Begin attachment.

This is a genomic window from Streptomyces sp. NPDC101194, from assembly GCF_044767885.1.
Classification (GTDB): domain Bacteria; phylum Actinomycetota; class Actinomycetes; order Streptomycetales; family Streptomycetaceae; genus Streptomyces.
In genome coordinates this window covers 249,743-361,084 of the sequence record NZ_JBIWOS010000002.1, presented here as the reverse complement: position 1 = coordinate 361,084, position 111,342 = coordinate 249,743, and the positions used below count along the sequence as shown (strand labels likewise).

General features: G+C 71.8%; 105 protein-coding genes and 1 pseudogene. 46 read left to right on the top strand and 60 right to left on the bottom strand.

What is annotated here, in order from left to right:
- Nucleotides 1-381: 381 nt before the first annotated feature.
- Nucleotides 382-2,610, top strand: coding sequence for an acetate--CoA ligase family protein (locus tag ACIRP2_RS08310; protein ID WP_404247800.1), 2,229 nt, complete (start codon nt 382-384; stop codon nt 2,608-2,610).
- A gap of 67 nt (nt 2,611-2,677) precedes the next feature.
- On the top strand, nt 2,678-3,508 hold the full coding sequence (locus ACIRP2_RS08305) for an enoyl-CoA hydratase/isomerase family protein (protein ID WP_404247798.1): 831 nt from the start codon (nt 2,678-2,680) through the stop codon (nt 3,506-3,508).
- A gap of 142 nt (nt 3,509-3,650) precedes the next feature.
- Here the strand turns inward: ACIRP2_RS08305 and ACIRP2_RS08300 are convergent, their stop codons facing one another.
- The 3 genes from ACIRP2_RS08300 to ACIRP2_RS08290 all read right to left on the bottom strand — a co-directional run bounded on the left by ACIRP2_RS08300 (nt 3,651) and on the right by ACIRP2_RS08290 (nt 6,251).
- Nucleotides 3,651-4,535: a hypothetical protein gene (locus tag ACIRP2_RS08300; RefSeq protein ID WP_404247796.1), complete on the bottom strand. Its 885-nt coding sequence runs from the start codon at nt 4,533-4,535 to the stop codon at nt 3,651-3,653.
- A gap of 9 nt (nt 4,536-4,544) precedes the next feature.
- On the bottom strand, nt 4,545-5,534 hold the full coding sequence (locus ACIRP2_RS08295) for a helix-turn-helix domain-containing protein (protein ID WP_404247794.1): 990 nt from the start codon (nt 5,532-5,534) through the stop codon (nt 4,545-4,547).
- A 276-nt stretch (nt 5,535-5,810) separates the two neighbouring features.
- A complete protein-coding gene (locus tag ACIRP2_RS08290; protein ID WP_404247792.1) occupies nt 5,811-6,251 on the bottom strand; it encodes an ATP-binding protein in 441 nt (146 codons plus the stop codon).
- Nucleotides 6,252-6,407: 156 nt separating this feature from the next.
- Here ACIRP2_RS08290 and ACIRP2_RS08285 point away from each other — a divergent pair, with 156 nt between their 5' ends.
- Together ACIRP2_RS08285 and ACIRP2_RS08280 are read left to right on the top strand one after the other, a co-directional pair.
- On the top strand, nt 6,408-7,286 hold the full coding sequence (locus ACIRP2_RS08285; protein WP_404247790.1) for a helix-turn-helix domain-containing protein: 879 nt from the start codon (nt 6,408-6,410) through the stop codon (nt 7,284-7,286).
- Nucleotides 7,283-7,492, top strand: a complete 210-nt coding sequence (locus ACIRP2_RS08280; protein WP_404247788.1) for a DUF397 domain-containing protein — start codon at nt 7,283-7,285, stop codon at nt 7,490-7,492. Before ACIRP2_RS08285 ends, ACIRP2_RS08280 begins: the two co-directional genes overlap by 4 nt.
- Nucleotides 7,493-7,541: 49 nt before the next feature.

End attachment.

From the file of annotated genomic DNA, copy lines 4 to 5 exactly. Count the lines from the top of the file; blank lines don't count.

General features: G+C 71.8%; 105 protein-coding genes and 1 pseudogene. 46 read left to right on the top strand and 60 right to left on the bottom strand.

What is annotated here, in order from left to right: